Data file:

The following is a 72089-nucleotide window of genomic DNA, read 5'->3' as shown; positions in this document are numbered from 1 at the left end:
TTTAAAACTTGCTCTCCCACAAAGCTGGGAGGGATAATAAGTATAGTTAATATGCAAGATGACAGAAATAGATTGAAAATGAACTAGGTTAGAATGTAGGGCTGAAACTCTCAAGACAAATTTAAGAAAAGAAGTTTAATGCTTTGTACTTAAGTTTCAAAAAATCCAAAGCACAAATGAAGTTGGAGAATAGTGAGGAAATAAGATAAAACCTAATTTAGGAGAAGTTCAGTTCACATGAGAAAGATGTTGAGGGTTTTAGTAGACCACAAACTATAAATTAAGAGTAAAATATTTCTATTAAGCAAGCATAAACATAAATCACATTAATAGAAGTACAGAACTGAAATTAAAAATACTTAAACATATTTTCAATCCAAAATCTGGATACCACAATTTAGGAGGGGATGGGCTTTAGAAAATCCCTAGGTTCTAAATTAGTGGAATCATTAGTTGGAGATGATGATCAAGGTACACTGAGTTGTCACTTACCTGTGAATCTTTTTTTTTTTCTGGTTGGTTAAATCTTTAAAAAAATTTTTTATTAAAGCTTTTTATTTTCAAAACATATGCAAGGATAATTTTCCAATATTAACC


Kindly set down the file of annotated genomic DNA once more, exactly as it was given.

The following is a 72089-nucleotide window of genomic DNA, read 5'->3' as shown; positions in this document are numbered from 1 at the left end:
TTTAAAACTTGCTCTCCCACAAAGCTGGGAGGGATAATAAGTATAGTTAATATGCAAGATGACAGAAATAGATTGAAAATGAACTAGGTTAGAATGTAGGGCTGAAACTCTCAAGACAAATTTAAGAAAAGAAGTTTAATGCTTTGTACTTAAGTTTCAAAAAATCCAAAGCACAAATGAAGTTGGAGAATAGTGAGGAAATAAGATAAAACCTAATTTAGGAGAAGTTCAGTTCACATGAGAAAGATGTTGAGGGTTTTAGTAGACCACAAACTATAAATTAAGAGTAAAATATTTCTATTAAGCAAGCATAAACATAAATCACATTAATAGAAGTACAGAACTGAAATTAAAAATACTTAAACATATTTTCAATCCAAAATCTGGATACCACAATTTAGGAGGGGATGGGCTTTAGAAAATCCCTAGGTTCTAAATTAGTGGAATCATTAGTTGGAGATGATGATCAAGGTACACTGAGTTGTCACTTACCTGTGAATCTTTTTTTTTTTCTGGTTGGTTAAATCTTTAAAAAAATTTTTTATTAAAGCTTTTTATTTTCAAAACATATGCAAGGATAATTTTCCAATATTAACC